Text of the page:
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Ukraine: Intelligence Officer Returns From Exile To Run For Parliament

  • Askold Krushelnycky

A Ukrainian intelligence officer who says he secretly recorded the country's president, Leonid Kuchma, ordering action against journalist Heorhiy Gongadze is back in the news. Mykola Melnychenko, who was granted asylum in the U.S. after fleeing Ukraine more than a year ago, is now being considered as a possible candidate for the country's parliamentary elections in March.

Prague, 5 February 2002 (RFE/RL) -- Ukrainian intelligence officer and presidential bodyguard Mykola Melnychenko first emerged on Ukraine's political stage in November 2000, when he published excerpts of what he claimed were secretly recorded conversations of the country's president, Leonid Kuchma.

The excerpts included alleged recordings of Kuchma ordering action taken against opposition journalist Heorhiy Gongadze, who was investigating high-level corruption with links to the president. Gongadze was abducted in September 2000; two months later, his headless corpse was discovered in woods outside the Ukrainian capital Kyiv. The case has yet to be resolved.

Melnychenko's recordings also purport to show Kuchma engaged in conversations proving that the president routinely accepted kickbacks for helping Ukrainian businessmen acquire state-owned enterprises.

Kuchma has admitted the voice in the excerpts is his, but says the recordings have been tampered with to alter the meaning of his statements. He denies any involvement in corruption or Gongadze's disappearance, and his office has accused Melnychenko of working for a foreign intelligence service.

Melnychenko fled Ukraine days before the tapes were released and was granted political asylum in the United States soon after (April 2001). But his recordings prompted Kuchma's political opponents to organize massive demonstrations calling for the president's resignation. Kuchma remained in power, but criticism over the issue from the U.S. and Western Europe dealt a serious blow to his international prestige. Ukrainian authorities, accusing Melnychenko of treason, have issued an international warrant for his arrest.

But now Melnychenko is being touted as a potential candidate in next the 31 March Ukrainian parliamentary elections. Oleksandr Moroz, the head of Ukraine's Socialist party, has included the former bodyguard on his candidate list. Moroz, who was the first to receive Melnychenko's tapes when he decided to go public, says he wants to keep the issue of Kuchma's alleged corruption at the forefront of the campaign.

Political candidates are granted automatic immunity from prosecution during the course of an election campaign, meaning Melnychenko could safely return to Ukraine once his candidacy is official. But Ukraine's Central Election Commission has refused to register Melnychenko, saying he does not meet proper residency requirements because he fled the country over a year ago. Moroz has contested the decision, and Ukraine's Supreme Court is expected to open deliberations on the matter today.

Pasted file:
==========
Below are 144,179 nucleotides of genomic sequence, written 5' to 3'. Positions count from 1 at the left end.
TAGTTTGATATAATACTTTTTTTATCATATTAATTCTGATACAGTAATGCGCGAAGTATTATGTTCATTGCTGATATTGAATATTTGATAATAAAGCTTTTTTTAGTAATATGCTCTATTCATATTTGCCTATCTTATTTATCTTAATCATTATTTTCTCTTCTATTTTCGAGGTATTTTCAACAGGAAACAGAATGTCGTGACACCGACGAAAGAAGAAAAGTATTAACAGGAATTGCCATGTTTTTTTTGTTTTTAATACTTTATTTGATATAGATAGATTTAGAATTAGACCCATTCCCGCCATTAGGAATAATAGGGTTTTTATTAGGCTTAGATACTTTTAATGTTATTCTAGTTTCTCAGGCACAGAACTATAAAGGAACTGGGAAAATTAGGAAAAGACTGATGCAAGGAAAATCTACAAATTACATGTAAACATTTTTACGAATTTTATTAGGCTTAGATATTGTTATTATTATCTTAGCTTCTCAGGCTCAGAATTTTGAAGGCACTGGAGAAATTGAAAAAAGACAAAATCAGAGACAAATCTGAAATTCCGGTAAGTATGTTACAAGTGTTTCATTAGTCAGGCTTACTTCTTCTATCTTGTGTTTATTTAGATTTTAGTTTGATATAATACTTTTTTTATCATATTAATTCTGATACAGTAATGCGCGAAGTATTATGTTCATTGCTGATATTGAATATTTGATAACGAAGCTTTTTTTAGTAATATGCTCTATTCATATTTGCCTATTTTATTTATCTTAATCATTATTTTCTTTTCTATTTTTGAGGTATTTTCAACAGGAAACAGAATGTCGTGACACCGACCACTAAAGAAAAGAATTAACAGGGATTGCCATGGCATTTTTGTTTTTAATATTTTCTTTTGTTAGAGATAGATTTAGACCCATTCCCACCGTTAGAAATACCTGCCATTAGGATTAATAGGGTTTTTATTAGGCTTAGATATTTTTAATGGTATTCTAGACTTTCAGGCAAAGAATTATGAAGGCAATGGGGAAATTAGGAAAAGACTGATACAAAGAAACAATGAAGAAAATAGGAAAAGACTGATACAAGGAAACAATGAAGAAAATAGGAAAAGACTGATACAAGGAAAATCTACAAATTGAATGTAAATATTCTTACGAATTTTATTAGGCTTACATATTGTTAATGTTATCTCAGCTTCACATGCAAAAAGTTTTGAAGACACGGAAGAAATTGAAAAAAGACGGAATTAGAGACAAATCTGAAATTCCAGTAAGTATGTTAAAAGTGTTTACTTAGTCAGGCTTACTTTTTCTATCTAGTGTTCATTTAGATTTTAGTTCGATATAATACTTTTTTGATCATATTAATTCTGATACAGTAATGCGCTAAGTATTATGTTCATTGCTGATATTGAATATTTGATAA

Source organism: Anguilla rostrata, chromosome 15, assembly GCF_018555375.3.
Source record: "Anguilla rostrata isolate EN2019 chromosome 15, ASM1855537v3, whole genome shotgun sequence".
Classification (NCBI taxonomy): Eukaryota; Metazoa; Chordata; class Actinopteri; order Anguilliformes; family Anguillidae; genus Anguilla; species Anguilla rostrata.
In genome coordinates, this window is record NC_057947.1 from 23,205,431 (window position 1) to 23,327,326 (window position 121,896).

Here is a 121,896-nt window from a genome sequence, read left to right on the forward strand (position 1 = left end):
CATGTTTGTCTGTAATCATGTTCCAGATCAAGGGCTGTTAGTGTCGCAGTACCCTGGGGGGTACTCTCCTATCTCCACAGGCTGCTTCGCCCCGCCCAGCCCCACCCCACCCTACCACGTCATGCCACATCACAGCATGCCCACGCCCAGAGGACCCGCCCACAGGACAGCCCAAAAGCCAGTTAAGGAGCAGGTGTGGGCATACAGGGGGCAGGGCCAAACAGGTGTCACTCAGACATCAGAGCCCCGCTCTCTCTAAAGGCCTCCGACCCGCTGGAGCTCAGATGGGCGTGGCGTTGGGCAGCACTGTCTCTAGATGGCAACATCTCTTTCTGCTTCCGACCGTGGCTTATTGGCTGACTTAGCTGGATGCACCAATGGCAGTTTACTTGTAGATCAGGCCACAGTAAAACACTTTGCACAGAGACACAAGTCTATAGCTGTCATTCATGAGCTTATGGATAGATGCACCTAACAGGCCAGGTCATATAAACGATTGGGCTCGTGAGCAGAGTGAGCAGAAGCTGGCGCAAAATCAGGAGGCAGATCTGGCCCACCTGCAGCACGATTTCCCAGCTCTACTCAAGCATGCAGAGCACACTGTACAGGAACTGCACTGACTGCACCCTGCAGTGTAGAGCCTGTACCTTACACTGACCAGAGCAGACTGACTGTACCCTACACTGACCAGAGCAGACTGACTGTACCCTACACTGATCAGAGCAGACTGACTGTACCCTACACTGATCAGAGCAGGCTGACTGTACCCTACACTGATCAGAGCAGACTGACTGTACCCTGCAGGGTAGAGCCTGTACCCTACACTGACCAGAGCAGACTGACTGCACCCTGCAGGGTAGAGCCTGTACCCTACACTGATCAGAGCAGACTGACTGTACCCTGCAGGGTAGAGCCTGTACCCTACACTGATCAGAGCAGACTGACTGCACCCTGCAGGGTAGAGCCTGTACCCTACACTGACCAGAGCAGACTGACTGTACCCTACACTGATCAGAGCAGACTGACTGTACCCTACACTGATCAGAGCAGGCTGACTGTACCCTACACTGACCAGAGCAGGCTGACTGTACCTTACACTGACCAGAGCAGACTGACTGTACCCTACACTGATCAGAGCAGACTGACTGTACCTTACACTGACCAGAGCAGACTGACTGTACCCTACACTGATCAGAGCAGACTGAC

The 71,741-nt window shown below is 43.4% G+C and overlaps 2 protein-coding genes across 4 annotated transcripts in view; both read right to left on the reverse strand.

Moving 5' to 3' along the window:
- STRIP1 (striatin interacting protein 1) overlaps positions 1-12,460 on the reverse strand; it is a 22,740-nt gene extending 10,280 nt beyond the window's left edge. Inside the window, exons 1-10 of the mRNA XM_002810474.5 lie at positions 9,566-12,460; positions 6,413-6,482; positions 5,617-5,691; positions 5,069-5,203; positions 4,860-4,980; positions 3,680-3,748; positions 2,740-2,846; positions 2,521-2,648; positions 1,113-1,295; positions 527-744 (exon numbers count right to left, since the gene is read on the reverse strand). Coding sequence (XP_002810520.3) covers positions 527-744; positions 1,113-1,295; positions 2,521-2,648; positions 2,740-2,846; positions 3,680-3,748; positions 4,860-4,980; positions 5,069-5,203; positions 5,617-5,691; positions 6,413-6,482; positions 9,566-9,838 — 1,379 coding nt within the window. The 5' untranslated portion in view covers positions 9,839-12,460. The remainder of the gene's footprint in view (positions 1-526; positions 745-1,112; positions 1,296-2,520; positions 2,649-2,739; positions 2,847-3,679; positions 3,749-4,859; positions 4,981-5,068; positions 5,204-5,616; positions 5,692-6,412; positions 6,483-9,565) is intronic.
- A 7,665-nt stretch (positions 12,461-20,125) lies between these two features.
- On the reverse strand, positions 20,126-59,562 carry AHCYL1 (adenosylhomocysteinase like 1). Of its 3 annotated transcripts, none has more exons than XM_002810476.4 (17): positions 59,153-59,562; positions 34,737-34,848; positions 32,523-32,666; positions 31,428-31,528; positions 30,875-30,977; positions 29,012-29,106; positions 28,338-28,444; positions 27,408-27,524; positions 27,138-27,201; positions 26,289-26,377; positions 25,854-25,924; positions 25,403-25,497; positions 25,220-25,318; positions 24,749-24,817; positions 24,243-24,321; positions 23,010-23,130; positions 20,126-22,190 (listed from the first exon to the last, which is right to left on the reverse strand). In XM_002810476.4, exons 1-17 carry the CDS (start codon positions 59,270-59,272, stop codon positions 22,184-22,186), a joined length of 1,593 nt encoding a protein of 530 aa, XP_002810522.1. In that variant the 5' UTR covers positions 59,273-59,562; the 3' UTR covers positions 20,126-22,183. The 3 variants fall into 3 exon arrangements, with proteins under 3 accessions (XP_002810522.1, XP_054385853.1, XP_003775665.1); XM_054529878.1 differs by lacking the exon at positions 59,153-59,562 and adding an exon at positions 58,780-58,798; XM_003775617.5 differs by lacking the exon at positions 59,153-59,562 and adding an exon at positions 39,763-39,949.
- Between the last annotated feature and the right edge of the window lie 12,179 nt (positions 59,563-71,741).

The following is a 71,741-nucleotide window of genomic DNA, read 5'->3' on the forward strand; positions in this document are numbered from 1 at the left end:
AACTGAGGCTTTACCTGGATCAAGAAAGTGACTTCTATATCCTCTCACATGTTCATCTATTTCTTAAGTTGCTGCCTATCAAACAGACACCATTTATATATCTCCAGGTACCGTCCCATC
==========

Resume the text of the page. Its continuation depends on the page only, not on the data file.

Melnychenko accuses the election commission of acting on Kuchma's orders. Speaking from the U.S., he told RFE/RL he believes the president is afraid he will return and release even more excerpts from the recordings:

"I am an inconvenient figure in Ukraine, and if I am refused [the right to run in parliamentary elections], then this is not for legal reasons but for entirely political reasons."

The Ukrainian Prosecutor-General's Office last week asked a U.S. congressman for assistance in extraditing Melnychenko back to Ukraine. Ukrainian authorities have argued that having Melnychenko on hand to provide evidence into the Gongadze murder could step up the investigation into the case.

Parliamentarian Hryhoriy Omelchenko is a Melnychenko supporter. He believes Kuchma should guarantee Melnychenko's immunity from prosecution to allow him to return and give evidence in the Gongadze case. However, Omelchenko admits this is not likely to happen: "Mykola Melnychenko is a dangerous witness for people in top government positions who have committed crimes in Ukraine."

Melnychenko himself says he is afraid of what would happen if he returned to Ukraine without guarantees of immunity: "I am afraid that [the Ukrainian] government will cynically lock me up in jail and not allow me to give evidence, so I have a fear of that. This government is trying to get me to Ukraine, arrest me, and then take my evidence. But why don't they take my evidence here on U.S. territory?"

Melnychenko is now facing potential problems with the U.S. justice system as well. Last week, a California court demanded he hand over his recordings to them. The court says the recordings may be used as evidence in the eventual trial of former Ukrainian Premier Pavlo Lazarenko.

Lazarenko has been held in a California jail on money-laundering charges since he fled Ukraine two years ago requesting political asylum in America. Lazarenko has accused Kuchma of involvement in the money-laundering operation, and U.S. prosecutors believe Melnychenko's tapes could provide useful evidence in the case. But the former bodyguard says he is reluctant to hand over the recordings because some of their contents could compromise Ukraine's national security interests.

Melnychenko, who may face arrest if he refuses to hand over the tapes to the U.S. court, told RFE/RL his lawyers are handling the California request. He said he would prefer the contents of the recordings to be investigated first by Ukrainian justice officials operating independently of Kuchma's administration. If that is not possible, Melnychenko says, then the U.S. Justice Department has the right to investigate the tape for evidence of breaches of U.S. laws and UN sanctions.

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